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Harry Reid Filibuster Deal Debacle

Updated on April 18, 2013

On January 24, 2013, the US Senate voted 78-16 for a two-year filibuster deal.

While Senate rules allow for simple majority votes on rules changes on the fist day of each new Congress (on or about January 3), Senate Majority Leader Harry Reid (D-NV), and Minority Leader Mitch McConnell (R-KY) instead spent a spent at least three weeks negotiating a filibuster reform deal that - aside from inconsequential mechanical procedures - amounted to little more than a handshake deal to behave. Specifically though, there was language inserted limiting partisan tactics on confirmation votes of nominees.

Leap forward only a few weeks, and Secretary of Defense nominee Chuck Hagel cannot even garner a confirmation vote, as the cloture-motion vote to bring the confirmation vote to the Senate floor (yes, really) failed 58-39. As Republicans deny their own unprecedented filibuster move, we are left to ponder the state of Congress - and their great ascendance to an whopping 15% approval rating.

Chuck Hagel, Departing Defense Secretary Leon Panetta, President Obama
Chuck Hagel, Departing Defense Secretary Leon Panetta, President Obama | Source
Senator John McCain
Senator John McCain | Source
Senator Lindsey Graham
Senator Lindsey Graham | Source

While I am honestly none too familiar with Hagel, and his nomination hearing was indeed a pitiful display - John McCain had actually defended Hagel in the past and stated specifically that the man was specifically and uniquely qualified for a cabinet-level position. Hagel is a Republican. He was a Senate colleague of many of these people only a few short years ago.

What sort of precedent does the Hagel confirmation set? Are Presidents no longer allowed to name their own cabinet? Does the minority party now have a permanent block on all nominations? What is the point of holding an election if the results do not matter?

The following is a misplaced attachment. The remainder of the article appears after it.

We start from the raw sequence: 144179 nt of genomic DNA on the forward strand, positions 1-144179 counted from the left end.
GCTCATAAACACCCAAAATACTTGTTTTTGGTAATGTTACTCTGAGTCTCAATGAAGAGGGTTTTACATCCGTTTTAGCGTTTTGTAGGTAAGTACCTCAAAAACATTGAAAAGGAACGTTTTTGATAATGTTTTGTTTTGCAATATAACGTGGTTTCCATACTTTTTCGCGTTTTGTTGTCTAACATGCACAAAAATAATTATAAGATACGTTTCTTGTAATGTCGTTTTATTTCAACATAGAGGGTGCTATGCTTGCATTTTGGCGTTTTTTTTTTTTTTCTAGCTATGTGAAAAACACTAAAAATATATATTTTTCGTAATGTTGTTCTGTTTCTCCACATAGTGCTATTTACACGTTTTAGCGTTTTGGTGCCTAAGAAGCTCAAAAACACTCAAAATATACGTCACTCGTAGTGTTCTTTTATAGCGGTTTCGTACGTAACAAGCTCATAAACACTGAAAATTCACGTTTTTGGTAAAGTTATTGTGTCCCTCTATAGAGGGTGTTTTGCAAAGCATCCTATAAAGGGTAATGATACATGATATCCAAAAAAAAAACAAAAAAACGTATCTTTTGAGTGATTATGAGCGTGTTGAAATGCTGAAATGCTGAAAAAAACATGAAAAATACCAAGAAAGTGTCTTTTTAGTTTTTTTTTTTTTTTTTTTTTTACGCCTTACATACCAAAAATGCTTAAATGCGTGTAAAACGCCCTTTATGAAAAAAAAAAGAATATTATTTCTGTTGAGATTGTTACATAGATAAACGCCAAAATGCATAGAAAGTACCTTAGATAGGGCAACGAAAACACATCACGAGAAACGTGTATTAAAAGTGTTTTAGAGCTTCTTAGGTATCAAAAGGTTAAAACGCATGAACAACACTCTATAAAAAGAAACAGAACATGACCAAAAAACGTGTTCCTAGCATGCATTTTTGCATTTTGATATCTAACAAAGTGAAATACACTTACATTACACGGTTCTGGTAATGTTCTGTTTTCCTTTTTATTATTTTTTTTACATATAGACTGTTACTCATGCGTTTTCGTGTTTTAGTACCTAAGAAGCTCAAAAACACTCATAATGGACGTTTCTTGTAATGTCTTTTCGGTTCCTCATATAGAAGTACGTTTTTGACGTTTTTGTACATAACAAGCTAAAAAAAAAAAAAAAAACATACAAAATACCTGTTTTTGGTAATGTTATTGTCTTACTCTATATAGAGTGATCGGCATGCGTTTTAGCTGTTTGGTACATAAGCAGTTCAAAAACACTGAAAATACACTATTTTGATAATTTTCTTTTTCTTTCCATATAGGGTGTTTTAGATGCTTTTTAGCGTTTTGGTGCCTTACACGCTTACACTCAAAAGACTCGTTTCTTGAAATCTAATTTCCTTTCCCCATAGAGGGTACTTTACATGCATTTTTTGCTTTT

That being said - I refuse to blame the Hagel debacle on Harry Reid. While filibuster reform could have denied these shenanigans - I refuse to blame the rules for the bad behavior of individual Senators.

The Constitution was very specific in the number of votes necessary in order to do certain things. The Constitution did not set a 60-vote threshold in the Senate.

Jimmy Stewart as Mr. Smith, in Washington
Jimmy Stewart as Mr. Smith, in Washington | Source
Strom Thurmond with President Reagan
Strom Thurmond with President Reagan | Source

We all can recall Mr. Smith Goes to Washington - where Jimmy Stewart's character stands before Congress and pleads his case for hours and hours on end. In 1957, Strom Thurmond conducted the longest filibuster at more than 24 hours in opposition of the Civil Rights Act.

While Thurmond may have been a despicable individual, at least he stood his ground for what he believed in for all of the world to see. Nowadays, staff-aides of Senators e-mail filibuster threats at midnight so that nearly everything gets bogged down in committee and never realizes an actual vote.

For a bit of historical context, though created in 1837, the filibuster was never used by a given Congress more than ten times until the 96th Congress of 1979/80. Never used more than 60 times until the 2000's. But since the start of the 110th Congress (2007/08) we have seen 130+ filibusters as the new norm.

If these people really believe in what they are doing - then they should have to stand up and show their faces to the country. We should restore the talking filibuster - at least.



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